When Ohio University President Roderick McDavis laid out ideas in his first month on the job, he acknowledged his goal of improving OU’s reputation as a national research institution.
A year later, McDavis said both the Heritage College of Osteopathic Medicine and the Russ College of Engineering and Technology were essential to improving OU’s research reputation.
“I want to look at our landscape and colleges and say, ‘Who’s in the best position to attract money that’s being made available for research?’ ” McDavis said in a previous Post report. “The two that come right to the top of my list are the College of Osteopathic Medicine and the Russ College of Engineering and Technology.”
Since then, both OU-HCOM and the Russ College received gifts of more than $100 million.
The Heritage College of Osteopathic Medicine in particular has seen an improvement to facilities and research funding, Kenneth Johnson, executive dean of OU-HCOM, said.
“For the Heritage College, research has really grown dramatically during his presidency,” Johnson said.
For OU-HCOM, that money came from the Osteopathic Heritage Foundation in the form of a $105 million grant.
“A large portion of the gift is devoted to research, and that includes hiring faculty (and) building on infrastructure to support research,” Johnson said, adding that part of the focus is for diabetes research.
About $32 million of the grant were spent in the first five years. The primary projects the grant has funded include scholarships, research and part of the college’s Dublin campus, which cost about $14 million.
Richard Vincent, president and CEO of the Osteopathic Heritage Foundation, said the foundation had been interested in donating to the college for a while.
“We’ve enjoyed the relationship. We love OU obviously,” Vincent said in a previous Post report. “The first endowment we did from our foundation back in ’01 or so was to OU. And we knew at some point we would do a significantly larger grant, the largest in our history and the largest it’ll ever be in our history.”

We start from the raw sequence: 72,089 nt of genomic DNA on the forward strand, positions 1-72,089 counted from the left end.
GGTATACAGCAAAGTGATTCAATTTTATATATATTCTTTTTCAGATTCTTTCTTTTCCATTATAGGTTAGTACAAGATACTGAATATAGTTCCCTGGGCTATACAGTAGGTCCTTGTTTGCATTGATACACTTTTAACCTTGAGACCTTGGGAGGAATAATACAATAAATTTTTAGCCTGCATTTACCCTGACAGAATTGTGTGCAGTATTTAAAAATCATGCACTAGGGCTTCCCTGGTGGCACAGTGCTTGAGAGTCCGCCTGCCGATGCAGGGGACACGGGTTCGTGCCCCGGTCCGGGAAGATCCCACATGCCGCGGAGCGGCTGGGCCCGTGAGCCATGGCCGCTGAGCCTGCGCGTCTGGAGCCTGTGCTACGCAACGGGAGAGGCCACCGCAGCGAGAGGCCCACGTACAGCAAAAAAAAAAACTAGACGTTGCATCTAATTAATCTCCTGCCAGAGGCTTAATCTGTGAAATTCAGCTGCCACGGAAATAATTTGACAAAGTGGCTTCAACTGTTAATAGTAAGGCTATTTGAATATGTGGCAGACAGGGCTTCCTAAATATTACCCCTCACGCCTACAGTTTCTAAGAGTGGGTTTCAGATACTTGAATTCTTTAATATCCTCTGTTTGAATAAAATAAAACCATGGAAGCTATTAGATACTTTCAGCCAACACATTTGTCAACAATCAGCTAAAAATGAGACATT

Johnson said McDavis played a “major role” in securing the grant and that he sat in on meetings afterward to plan how the money would be used.
The money donated to the Russ College came from the college’s namesakes, Fritz and Dolores Russ, who donated about $124 million: $95 million in 2008 and then $29 million more to the college. The gifts were part of the McDavis-led Promise Lives Campaign.
"It’s incredibly humbling to realize how much Fritz and Dolores trusted in, and believed in the promise of, the students, faculty and staff of the Russ College to have chosen us for this legacy," Russ College Dean Dennis Irwin said in a 2011 news release.
Johnson cited McDavis’ help in raising money for the Academic and Research Center on West Green that opened in partnership with the Russ College in 2010.
McDavis also stressed in 2005 the importance of identifying six to eight “niches” of research.
Since then, the college has become noted for diabetes research and neuromusculoskeletal research, especially with the Ohio Musculoskeletal and Neurological Institute and the Diabetes Institute, which are both housed at OU.
“Through the whole time that I’ve known him, he’s really challenged the Heritage College to think about how we can be great in those areas of research,” Johnson said.
During McDavis’ tenure, OU-HCOM also saw the opening of two regional campuses in Dublin and Cleveland. The Cleveland campus cost $20.2 million.
Johnson said the college has tripled the amount of externally funded grants over a three-year period of time and built a $17 million endowment for research.
OU President Roderick McDavis is leaving February 17. The Post looks back at his time as Ohio's president. Click this box to read the rest of the stories from this issue.